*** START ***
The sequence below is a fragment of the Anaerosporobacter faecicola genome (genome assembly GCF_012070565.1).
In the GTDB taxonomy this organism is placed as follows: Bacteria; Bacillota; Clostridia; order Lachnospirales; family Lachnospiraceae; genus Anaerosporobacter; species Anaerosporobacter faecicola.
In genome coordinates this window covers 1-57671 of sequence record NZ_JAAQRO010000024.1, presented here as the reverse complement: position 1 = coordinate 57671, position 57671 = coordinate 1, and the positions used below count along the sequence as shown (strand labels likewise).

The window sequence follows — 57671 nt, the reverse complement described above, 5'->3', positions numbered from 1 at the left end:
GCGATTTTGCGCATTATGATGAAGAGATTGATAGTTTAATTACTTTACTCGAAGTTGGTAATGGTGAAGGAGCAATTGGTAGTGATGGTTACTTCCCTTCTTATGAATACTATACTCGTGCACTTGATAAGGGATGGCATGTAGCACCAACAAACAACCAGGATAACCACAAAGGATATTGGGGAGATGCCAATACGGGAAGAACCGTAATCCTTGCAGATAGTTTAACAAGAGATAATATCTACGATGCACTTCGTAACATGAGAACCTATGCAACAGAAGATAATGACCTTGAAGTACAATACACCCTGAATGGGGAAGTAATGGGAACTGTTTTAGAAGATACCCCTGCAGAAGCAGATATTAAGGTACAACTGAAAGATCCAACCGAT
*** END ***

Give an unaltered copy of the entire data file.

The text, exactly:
The sequence below is a fragment of the Anaerosporobacter faecicola genome (genome assembly GCF_012070565.1).
In the GTDB taxonomy this organism is placed as follows: Bacteria; Bacillota; Clostridia; order Lachnospirales; family Lachnospiraceae; genus Anaerosporobacter; species Anaerosporobacter faecicola.
In genome coordinates this window covers 1-57671 of sequence record NZ_JAAQRO010000024.1, presented here as the reverse complement: position 1 = coordinate 57671, position 57671 = coordinate 1, and the positions used below count along the sequence as shown (strand labels likewise).

The window sequence follows — 57671 nt, the reverse complement described above, 5'->3', positions numbered from 1 at the left end:
GCGATTTTGCGCATTATGATGAAGAGATTGATAGTTTAATTACTTTACTCGAAGTTGGTAATGGTGAAGGAGCAATTGGTAGTGATGGTTACTTCCCTTCTTATGAATACTATACTCGTGCACTTGATAAGGGATGGCATGTAGCACCAACAAACAACCAGGATAACCACAAAGGATATTGGGGAGATGCCAATACGGGAAGAACCGTAATCCTTGCAGATAGTTTAACAAGAGATAATATCTACGATGCACTTCGTAACATGAGAACCTATGCAACAGAAGATAATGACCTTGAAGTACAATACACCCTGAATGGGGAAGTAATGGGAACTGTTTTAGAAGATACCCCTGCAGAAGCAGATATTAAGGTACAACTGAAAGATCCAACCGAT